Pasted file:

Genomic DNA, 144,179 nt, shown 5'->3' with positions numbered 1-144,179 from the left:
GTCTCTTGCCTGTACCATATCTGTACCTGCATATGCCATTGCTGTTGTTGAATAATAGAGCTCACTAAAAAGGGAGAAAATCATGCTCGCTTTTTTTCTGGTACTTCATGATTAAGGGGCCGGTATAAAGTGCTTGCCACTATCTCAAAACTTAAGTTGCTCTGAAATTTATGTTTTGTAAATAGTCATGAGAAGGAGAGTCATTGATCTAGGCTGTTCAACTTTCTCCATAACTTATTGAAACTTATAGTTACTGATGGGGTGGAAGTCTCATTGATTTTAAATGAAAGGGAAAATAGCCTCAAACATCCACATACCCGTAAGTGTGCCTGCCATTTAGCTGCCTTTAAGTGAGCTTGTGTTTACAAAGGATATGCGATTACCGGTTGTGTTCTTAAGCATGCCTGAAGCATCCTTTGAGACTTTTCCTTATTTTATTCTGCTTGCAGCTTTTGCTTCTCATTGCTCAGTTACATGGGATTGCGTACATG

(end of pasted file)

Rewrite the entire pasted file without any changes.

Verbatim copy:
Genomic DNA, 144,179 nt, shown 5'->3' with positions numbered 1-144,179 from the left:
GTCTCTTGCCTGTACCATATCTGTACCTGCATATGCCATTGCTGTTGTTGAATAATAGAGCTCACTAAAAAGGGAGAAAATCATGCTCGCTTTTTTTCTGGTACTTCATGATTAAGGGGCCGGTATAAAGTGCTTGCCACTATCTCAAAACTTAAGTTGCTCTGAAATTTATGTTTTGTAAATAGTCATGAGAAGGAGAGTCATTGATCTAGGCTGTTCAACTTTCTCCATAACTTATTGAAACTTATAGTTACTGATGGGGTGGAAGTCTCATTGATTTTAAATGAAAGGGAAAATAGCCTCAAACATCCACATACCCGTAAGTGTGCCTGCCATTTAGCTGCCTTTAAGTGAGCTTGTGTTTACAAAGGATATGCGATTACCGGTTGTGTTCTTAAGCATGCCTGAAGCATCCTTTGAGACTTTTCCTTATTTTATTCTGCTTGCAGCTTTTGCTTCTCATTGCTCAGTTACATGGGATTGCGTACATG